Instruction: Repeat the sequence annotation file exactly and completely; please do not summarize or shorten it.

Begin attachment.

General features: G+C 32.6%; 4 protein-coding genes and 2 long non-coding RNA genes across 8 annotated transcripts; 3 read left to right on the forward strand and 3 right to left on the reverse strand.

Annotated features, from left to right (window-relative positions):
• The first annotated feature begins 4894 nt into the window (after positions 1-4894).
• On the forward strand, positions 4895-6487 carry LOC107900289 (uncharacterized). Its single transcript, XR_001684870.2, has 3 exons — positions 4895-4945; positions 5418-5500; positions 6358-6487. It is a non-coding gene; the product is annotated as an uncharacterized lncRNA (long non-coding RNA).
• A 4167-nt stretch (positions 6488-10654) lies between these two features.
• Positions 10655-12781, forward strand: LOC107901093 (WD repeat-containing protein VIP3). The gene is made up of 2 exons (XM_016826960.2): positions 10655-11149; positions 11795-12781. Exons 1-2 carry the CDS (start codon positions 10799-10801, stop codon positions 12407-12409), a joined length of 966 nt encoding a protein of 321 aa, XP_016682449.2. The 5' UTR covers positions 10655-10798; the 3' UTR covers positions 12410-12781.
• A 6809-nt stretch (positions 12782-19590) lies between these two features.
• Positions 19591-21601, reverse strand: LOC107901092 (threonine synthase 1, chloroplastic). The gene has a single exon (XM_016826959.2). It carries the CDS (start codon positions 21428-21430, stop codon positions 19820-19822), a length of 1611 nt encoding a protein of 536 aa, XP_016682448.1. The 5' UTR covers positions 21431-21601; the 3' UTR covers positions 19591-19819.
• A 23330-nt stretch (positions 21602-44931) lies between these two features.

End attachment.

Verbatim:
General features: G+C 32.6%; 4 protein-coding genes and 2 long non-coding RNA genes across 8 annotated transcripts; 3 read left to right on the forward strand and 3 right to left on the reverse strand.

Annotated features, from left to right (window-relative positions):
• The first annotated feature begins 4894 nt into the window (after positions 1-4894).
• On the forward strand, positions 4895-6487 carry LOC107900289 (uncharacterized). Its single transcript, XR_001684870.2, has 3 exons — positions 4895-4945; positions 5418-5500; positions 6358-6487. It is a non-coding gene; the product is annotated as an uncharacterized lncRNA (long non-coding RNA).
• A 4167-nt stretch (positions 6488-10654) lies between these two features.
• Positions 10655-12781, forward strand: LOC107901093 (WD repeat-containing protein VIP3). The gene is made up of 2 exons (XM_016826960.2): positions 10655-11149; positions 11795-12781. Exons 1-2 carry the CDS (start codon positions 10799-10801, stop codon positions 12407-12409), a joined length of 966 nt encoding a protein of 321 aa, XP_016682449.2. The 5' UTR covers positions 10655-10798; the 3' UTR covers positions 12410-12781.
• A 6809-nt stretch (positions 12782-19590) lies between these two features.
• Positions 19591-21601, reverse strand: LOC107901092 (threonine synthase 1, chloroplastic). The gene has a single exon (XM_016826959.2). It carries the CDS (start codon positions 21428-21430, stop codon positions 19820-19822), a length of 1611 nt encoding a protein of 536 aa, XP_016682448.1. The 5' UTR covers positions 21431-21601; the 3' UTR covers positions 19591-19819.
• A 23330-nt stretch (positions 21602-44931) lies between these two features.